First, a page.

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bluejean

Culturally Sensitive Character Dances

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I just read this article, which was mentioned on the NYCB board: https://www.nytimes.com/2018/11/13/arts/dance/nutcracker-chinese-tea-stereotypes.html?action=click&module=Well&pgtype=Homepage&section=Dance and it's got my wheels turning.  I've never found the highly stylized makeup, costume, or "pointy finger" used in the NYCB version (and many others) to be insensitive or inappropriate. In fact, I have considered them an important part of the ballet, though perhaps only because I've seen very few versions (maybe none) that don't include them. I don't find the stylized movements/costumes/makeup of the Arabian, Russian, and Spanish variations offensive either. But I understand that others feel differently.

I'm curious about the future of the many treasured classical ballets that contain dances, or roles, based on particular ethnicities.  Do people feel that other ballets are in need of similar "toning down," which was the phrase used in the article?  I'm wondering about La Bayadere, Le Corsaire, Swan Lake, Raymonda, off the top of my head, but feel certain there are others that might trigger such feelings?  Is the solution to make all characters in a ballet ethnically ambiguous? How does a production best celebrate a particular country or ethnicity without offending anyone?  

I have tried to be careful and respectful with this post, while asking questions that come from genuine curiosity.  I hope my words will be read that way.

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Hi bluejean,

I am so glad that you started a thread about this and appreciate the respect with which you present your curiosity. I have just written this story in the hopes to share my perspective as a Chinese American dancer; perhaps it is helpful?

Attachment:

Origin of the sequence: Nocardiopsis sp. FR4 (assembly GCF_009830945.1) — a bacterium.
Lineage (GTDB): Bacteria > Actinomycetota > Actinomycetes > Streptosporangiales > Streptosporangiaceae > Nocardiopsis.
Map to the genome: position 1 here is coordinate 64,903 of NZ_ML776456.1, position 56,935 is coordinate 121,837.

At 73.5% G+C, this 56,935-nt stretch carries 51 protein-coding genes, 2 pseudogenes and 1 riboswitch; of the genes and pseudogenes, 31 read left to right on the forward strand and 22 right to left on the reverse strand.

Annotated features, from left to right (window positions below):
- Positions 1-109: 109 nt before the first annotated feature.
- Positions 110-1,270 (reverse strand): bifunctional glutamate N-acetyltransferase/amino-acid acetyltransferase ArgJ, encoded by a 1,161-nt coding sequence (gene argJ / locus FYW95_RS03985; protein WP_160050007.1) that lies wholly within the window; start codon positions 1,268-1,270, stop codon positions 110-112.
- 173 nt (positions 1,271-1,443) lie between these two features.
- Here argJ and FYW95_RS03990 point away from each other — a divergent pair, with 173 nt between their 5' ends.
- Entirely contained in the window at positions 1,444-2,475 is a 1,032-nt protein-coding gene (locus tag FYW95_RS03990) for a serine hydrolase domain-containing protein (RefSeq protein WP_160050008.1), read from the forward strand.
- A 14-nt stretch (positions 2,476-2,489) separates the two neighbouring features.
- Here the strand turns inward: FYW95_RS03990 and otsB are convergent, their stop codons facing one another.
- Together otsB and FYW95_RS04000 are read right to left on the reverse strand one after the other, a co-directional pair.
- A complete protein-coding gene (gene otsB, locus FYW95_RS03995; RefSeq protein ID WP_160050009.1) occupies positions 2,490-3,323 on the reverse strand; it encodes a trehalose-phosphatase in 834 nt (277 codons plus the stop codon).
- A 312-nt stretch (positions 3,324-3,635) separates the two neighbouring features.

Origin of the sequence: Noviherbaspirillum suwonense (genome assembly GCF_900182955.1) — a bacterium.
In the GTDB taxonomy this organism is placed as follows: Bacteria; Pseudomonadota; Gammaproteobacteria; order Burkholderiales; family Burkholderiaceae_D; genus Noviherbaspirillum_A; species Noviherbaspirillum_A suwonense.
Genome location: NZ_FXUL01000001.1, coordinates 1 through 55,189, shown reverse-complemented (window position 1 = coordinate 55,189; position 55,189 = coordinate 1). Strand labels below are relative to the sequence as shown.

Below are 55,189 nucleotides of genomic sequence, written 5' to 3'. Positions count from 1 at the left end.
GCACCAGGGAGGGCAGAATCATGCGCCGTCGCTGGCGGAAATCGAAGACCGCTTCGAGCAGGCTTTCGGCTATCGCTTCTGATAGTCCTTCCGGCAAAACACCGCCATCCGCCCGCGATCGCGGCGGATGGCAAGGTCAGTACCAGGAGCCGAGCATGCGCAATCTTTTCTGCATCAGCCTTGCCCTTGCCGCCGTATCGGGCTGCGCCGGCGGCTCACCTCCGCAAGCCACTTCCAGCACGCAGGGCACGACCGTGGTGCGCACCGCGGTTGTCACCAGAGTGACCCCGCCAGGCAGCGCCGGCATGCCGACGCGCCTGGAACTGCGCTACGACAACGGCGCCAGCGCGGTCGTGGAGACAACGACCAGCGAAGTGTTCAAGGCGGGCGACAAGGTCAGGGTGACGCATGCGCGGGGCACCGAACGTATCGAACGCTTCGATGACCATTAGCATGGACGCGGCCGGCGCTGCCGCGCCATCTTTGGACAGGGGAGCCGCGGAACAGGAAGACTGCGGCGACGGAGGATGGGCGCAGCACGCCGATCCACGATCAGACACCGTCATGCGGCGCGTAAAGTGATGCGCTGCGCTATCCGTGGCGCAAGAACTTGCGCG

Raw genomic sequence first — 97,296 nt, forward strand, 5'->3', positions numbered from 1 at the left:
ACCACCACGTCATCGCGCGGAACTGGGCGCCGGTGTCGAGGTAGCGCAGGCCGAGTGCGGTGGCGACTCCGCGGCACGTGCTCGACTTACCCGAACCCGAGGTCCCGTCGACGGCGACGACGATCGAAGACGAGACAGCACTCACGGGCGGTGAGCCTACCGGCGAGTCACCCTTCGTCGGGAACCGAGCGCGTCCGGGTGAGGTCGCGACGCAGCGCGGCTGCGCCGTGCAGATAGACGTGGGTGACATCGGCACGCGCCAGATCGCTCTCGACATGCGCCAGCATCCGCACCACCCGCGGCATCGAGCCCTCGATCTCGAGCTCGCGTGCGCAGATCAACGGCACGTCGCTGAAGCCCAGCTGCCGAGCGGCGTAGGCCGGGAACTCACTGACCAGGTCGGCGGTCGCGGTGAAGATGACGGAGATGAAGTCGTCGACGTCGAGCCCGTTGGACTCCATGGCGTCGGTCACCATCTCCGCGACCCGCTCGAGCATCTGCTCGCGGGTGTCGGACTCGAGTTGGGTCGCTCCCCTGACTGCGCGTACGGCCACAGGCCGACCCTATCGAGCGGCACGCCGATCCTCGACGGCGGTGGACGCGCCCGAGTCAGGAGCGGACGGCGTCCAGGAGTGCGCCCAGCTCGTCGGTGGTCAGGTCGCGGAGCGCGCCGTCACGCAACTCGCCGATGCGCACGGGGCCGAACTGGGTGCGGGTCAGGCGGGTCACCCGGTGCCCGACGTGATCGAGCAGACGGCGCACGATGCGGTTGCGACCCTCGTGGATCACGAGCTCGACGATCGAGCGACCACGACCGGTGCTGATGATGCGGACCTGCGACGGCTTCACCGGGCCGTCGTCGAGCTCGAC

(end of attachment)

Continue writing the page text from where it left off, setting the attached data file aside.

Thanks for starting the conversation :)

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18 hours ago, The Traveling Ballerina said:

Hi bluejean,

I am so glad that you started a thread about this and appreciate the respect with which you present your curiosity. I have just written this story in the hopes to share my perspective as a Chinese American dancer; perhaps it is helpful?

Thanks for starting the conversation :)

Thank you for sharing your perspective, Traveling Ballerina! Your story led me to https://www.yellowface.org/choreography

where people seem to be pondering the same questions I am.  The website gives some interesting historical perspective and encourages companies to reconsider the choreography, makeup, and costumes used for the Chinese variation.  There are more questions asked than answer, I feel, but they do post a video of the San Francisco Ballet version to demonstrate how Chinese can be done with less stylized makeup and movements.  The suggestion on the site is that we must understand the difference between between "caricature and character," which seems wise. I can certainly now understand how the use of a particular style of makeup might be offensive to some. 

And yet, I have more questions than answers. I find myself thinking back to years and years of dancing Spanish, using eyeliner to draw spit curls onto my face per my company's direction.  Did some consider that offensive?  I've also performed Arabian a number of times, with greatly exaggerated eye makeup in an attempt to appear the true "Arabian Princess." Was that an offensive choice?  I'm unsure.

This isn't an ethnic issue, but what about the makeup and movements used to "age" dancers playing older characters?  I'm thinking of the grandparents in The Nutcracker.  I, myself, was cast as Berthe (Giselle's mother) and Cinderella's Step Mother in my late teens, during a time of injury and being unable to dance other roles.  I remember being coached to use makeup to give myself wrinkles.  Was that offensive to some?  I'm unsure of that also.